Some even wondered if the McLaren ever existed, but we have proof for you. A two-minute video of the device was posted recently, and it does shed a little light about the mysterious phone and its gesture controls.
The video shows how one finger hovering close to the display can scroll and make selections without actually touching the screen. Interestingly enough, the main home screen of Microsoft’s famous Windows tiles was never shown in the video. It would have been neat to see the tiles because our understanding is that hovering over a Live Tile would transform it into smaller tiles of information. Instead, the user in the video manipulates the Settings screen.
The device in the video was obviously an early prototype, but many will wonder why Microsoft scrapped the project. It might be possible that the company wasn’t able to develop the technology enough or didn’t feel that consumers would embrace it.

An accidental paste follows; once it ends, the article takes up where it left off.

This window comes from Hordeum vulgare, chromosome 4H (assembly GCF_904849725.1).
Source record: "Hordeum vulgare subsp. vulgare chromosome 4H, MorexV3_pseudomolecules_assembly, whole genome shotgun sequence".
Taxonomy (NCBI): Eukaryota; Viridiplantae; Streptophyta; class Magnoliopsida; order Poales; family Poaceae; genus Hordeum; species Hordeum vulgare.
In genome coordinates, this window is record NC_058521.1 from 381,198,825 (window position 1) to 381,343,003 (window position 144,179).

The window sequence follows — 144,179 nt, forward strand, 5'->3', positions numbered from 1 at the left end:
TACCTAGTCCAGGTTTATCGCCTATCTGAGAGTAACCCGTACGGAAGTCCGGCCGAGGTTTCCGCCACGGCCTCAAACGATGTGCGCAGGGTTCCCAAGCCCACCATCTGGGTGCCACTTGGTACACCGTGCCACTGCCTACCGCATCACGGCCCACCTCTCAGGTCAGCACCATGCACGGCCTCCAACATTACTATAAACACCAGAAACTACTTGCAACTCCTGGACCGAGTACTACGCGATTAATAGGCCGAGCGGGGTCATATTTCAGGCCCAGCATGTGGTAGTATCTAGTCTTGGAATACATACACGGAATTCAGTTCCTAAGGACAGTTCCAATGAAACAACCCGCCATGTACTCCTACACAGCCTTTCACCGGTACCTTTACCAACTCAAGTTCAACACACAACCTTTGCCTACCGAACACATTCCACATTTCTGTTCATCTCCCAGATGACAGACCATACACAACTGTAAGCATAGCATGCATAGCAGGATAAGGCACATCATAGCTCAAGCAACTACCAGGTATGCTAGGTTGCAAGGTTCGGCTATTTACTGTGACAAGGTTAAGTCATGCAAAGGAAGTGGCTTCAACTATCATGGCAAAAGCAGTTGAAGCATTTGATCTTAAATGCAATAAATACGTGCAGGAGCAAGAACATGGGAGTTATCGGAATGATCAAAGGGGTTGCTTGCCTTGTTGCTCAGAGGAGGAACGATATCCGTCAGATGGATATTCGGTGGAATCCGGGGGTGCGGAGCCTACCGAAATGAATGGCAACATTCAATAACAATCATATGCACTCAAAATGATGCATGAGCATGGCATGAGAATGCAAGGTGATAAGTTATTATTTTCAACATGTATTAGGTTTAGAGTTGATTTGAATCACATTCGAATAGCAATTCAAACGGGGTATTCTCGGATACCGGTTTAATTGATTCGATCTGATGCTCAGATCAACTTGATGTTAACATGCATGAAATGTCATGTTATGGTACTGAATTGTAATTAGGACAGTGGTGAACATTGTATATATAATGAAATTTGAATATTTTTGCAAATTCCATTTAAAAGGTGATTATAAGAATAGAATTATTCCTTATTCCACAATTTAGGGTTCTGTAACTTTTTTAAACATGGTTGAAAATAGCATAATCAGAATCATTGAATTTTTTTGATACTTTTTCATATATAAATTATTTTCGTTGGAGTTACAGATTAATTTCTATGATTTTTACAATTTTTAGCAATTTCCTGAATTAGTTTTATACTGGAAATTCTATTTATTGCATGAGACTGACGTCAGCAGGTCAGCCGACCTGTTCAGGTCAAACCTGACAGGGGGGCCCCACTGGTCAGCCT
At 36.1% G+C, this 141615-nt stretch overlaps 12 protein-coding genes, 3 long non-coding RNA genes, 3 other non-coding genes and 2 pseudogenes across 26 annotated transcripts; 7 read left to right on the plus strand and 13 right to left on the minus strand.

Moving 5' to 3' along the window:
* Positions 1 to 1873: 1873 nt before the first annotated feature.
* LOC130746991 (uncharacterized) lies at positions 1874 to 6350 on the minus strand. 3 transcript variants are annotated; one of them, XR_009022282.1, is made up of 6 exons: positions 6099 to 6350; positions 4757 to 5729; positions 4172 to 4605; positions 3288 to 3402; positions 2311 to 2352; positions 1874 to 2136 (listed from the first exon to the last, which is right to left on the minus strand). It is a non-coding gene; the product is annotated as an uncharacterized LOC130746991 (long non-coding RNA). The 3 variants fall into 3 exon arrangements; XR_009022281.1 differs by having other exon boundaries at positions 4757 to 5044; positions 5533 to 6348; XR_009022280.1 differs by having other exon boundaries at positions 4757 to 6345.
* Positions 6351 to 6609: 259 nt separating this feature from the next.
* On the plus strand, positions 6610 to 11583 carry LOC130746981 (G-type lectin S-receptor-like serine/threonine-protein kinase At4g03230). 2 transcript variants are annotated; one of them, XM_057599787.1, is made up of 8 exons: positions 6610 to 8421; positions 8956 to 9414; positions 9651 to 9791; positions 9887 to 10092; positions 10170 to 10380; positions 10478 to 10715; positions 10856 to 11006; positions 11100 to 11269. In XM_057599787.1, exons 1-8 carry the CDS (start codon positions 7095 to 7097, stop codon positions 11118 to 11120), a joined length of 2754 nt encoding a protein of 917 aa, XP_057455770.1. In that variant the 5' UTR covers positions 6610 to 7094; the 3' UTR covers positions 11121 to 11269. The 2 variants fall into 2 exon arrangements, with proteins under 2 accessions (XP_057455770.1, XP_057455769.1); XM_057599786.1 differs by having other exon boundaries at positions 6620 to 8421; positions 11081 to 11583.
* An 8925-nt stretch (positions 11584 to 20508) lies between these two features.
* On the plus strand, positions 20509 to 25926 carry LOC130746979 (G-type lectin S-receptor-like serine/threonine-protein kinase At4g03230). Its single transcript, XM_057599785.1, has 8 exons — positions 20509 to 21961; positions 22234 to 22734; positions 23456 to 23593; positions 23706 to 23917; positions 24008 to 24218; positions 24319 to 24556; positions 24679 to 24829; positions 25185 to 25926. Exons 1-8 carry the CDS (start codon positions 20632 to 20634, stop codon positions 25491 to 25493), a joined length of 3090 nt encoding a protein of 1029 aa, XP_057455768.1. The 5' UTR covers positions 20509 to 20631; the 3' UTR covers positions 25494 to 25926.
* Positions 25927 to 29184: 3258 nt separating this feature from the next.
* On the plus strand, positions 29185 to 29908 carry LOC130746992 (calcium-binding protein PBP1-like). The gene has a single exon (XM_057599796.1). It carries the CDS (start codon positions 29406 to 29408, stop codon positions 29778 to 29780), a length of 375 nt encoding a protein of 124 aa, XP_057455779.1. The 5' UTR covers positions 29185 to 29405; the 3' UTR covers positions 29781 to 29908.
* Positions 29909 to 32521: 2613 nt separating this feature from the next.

It’s also unknown what type of technology Microsoft was using for its gesture controls. One company that developed something similar is Elliptic Labs. That company uses an ultrasound speaker, 3 mems microphones, and the company’s custom software to enable gesture controls. Elliptic Labs did show its tech to various smartphone manufacturing companies, but it has yet to appear in a final product. We saw the technology at CES and MWC, and were quite impressed with its capabilities. Gestures worked from up to seven feet away from the phone.
The following video is Elliptic Labs version of what the McLaren was attempting to do. We’re not saying that the McClaren was using the same technology, but it gives you an even better idea of what Microsoft (or other phone manufacturers) could do with gesture controls.
The McClaren could have been ahead of it’s time, but it’s likely that more 3D touch gestures will appear on smartphones soon enough.